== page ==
In Vancouver we always bought monthly bus passes, except for holiday months when it wasn't worth it. The bus pass gave you a sense of belonging. It was much more satisfying to flash your pass than come up with your exact change $2.50 and plunk it in. We finally purchased our tarjeta for the Cuenca bus system; 40 bus rides for $10. You can put whatever amount you like on the card and once Brian gets yet another piece of I.D. identifying him as over 65, he can then get a discount tarjeta. And yes...once again...it was much more satisfying using our cards on the bus than plunking in our exact change $0.25.
After some wandering trying to figure out where to buy our bus cards, we then ventured over to the Nueve de Octobre market downtown which has recently been refurbished. Apparently they'd been working on it for 18 months. There's big tall Brian with Shelley's fancy cloth purse slung over his shoulder and Fredi's little head poking out. At least half a dozen of the sales ladies in the market teased Brian about being PaPa and wanted to pet Fredi. At one stall a woman offered Fredi a tiny taste of raw hamburger and Brian explained partly in halting Spanish, partly with sign language, that it wouldn't be a good idea as it'd probably just come right out the other end. This caused great hilarity. The market is beautiful, with lunch stalls on the top floor offering pig & chicken & beans, fruit stalls on the main (middle) floor and meat stalls on the bottom floor. Everything was extremely clean and well laid out and we didn't get the feeling of pick pockets lurking behind us like we did when all the stalls were outside.
Thinking our PO Box was only paid up until the end of last year and wondering why we hadn't received a notice, we hopped on a bus (with our brand new bus cards!) and went to the Post Office to inquire. Yes, in fact, our PO Box was due for renewal as of January 1st and we paid our $23 for the year. When we inquired as to why we hadn't received a renewal notice we were advised they waited 2 months and usually by that time most people had managed to pay it without a notice. Can't argue with that.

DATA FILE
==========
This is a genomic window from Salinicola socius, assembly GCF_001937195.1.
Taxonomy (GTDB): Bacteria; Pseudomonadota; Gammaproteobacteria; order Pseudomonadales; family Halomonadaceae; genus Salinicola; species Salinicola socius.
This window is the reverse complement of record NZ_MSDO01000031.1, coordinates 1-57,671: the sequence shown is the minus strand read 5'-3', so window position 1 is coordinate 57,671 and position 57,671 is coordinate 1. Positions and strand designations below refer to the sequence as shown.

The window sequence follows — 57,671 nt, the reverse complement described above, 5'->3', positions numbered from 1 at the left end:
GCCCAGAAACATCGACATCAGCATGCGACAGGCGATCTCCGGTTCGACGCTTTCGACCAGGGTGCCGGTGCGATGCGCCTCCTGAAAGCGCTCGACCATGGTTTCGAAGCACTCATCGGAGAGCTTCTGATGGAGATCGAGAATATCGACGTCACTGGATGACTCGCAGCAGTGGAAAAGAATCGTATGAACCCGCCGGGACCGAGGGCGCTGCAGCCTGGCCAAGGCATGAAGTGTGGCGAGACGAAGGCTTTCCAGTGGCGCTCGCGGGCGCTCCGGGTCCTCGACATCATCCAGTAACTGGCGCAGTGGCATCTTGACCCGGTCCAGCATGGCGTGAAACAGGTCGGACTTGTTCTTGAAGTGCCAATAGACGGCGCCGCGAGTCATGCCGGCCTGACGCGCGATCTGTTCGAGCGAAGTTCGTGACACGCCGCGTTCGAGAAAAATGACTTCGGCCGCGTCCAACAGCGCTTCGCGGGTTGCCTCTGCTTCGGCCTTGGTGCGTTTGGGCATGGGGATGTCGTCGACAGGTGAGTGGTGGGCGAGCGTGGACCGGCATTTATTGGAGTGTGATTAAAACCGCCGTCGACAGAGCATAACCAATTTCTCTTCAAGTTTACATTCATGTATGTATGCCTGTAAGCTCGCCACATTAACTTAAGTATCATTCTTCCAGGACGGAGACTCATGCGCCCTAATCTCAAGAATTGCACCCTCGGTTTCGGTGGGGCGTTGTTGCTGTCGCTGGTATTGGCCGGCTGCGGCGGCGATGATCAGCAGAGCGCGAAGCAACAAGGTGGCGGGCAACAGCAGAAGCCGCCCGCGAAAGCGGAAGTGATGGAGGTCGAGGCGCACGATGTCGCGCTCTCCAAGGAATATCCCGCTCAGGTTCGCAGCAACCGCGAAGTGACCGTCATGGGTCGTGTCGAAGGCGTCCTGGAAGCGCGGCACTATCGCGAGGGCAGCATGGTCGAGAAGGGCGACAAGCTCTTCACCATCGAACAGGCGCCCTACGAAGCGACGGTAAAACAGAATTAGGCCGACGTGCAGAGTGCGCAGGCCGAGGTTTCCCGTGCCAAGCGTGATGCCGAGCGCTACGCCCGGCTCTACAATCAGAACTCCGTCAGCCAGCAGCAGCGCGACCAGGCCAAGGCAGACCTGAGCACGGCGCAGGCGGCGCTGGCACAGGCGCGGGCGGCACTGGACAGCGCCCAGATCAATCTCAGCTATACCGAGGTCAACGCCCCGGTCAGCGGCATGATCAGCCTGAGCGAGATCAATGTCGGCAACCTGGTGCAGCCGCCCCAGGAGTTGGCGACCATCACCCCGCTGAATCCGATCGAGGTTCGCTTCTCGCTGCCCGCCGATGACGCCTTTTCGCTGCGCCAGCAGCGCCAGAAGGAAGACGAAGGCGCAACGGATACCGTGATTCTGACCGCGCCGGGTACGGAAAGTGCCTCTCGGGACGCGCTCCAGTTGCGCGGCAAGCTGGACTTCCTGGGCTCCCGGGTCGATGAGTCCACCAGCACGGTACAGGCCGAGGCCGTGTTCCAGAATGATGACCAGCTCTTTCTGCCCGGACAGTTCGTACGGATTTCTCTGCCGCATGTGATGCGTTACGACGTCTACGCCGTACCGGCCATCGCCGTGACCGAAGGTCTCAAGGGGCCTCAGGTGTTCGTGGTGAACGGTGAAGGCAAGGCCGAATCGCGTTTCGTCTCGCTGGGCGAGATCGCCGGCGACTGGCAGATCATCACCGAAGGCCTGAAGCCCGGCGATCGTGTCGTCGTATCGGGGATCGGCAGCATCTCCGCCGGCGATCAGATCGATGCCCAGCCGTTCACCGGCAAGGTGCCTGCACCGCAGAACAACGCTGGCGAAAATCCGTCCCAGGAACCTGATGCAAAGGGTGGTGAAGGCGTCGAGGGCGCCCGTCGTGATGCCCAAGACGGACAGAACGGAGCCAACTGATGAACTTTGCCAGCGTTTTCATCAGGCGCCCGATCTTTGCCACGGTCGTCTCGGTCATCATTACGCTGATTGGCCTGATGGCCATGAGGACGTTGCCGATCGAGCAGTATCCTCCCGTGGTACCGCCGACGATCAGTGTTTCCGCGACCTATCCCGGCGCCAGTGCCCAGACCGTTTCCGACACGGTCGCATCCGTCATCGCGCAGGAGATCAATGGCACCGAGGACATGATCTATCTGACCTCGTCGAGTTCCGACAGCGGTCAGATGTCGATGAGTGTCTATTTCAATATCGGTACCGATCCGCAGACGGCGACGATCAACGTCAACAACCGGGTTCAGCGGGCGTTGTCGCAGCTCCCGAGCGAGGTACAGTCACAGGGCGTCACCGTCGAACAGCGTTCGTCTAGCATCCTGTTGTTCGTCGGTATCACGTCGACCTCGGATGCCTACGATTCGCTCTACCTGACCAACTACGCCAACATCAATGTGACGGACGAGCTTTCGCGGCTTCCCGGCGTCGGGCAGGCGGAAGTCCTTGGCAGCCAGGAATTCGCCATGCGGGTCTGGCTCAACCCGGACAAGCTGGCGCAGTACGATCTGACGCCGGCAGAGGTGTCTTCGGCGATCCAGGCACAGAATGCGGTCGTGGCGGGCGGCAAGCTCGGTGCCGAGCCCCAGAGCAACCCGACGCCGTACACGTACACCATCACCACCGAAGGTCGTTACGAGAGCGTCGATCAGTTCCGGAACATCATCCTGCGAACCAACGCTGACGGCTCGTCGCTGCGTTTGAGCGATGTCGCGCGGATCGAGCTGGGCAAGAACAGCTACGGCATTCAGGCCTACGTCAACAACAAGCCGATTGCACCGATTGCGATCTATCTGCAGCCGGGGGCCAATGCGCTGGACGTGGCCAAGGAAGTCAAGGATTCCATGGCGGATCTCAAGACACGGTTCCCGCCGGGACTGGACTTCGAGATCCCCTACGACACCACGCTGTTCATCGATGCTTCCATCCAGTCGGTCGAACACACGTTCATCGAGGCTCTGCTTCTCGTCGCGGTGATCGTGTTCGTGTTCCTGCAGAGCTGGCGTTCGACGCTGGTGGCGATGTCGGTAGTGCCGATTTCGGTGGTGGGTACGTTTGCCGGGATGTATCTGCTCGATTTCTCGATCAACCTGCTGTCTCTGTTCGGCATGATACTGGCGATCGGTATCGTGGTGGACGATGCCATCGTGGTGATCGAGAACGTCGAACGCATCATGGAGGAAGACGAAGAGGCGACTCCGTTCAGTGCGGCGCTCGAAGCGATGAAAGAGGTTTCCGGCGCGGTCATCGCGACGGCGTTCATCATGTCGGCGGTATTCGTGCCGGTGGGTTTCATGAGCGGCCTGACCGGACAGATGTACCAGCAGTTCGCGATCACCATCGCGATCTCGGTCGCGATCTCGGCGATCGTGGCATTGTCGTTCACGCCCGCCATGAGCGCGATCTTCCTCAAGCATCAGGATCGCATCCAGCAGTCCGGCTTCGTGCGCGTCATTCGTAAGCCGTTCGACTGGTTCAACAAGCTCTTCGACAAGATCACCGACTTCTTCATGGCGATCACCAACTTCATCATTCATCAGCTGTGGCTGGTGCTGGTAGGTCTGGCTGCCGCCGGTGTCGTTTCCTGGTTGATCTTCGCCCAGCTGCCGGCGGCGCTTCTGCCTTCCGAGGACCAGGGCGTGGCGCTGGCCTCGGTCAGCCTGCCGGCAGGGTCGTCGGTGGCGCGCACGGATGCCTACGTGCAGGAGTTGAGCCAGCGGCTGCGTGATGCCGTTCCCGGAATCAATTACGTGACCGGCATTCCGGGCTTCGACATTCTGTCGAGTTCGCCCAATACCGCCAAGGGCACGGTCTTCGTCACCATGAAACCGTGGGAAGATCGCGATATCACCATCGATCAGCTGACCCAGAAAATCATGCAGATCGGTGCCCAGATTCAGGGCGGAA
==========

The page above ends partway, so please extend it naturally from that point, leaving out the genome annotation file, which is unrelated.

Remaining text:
We tried to go to Punto and pick up a small cake for Brian's 68th (can you believe it?) birthday but Punto kicked us out because we had Fredi in a purse. Shelley told them we'd never come back shopping there again, but it didn't seem to worry them at all. She suspects even if she had told them in Spanish it wouldn't have made any difference. It's funny, we've gone to several restaurants and Fredi's sat politely under the table until it was time to go and we've gone to numerous shops where usually Fredi is doted upon, not kicked out. Alas, Punto's cakes will no longer be on our menu. Later on that day in fact, we went to Sankt Florian and had their lunch special & a bottle beer in the middle of the day to celebrate Brian's big day. He got email cards from several people and even from one of the children & a son-in-law!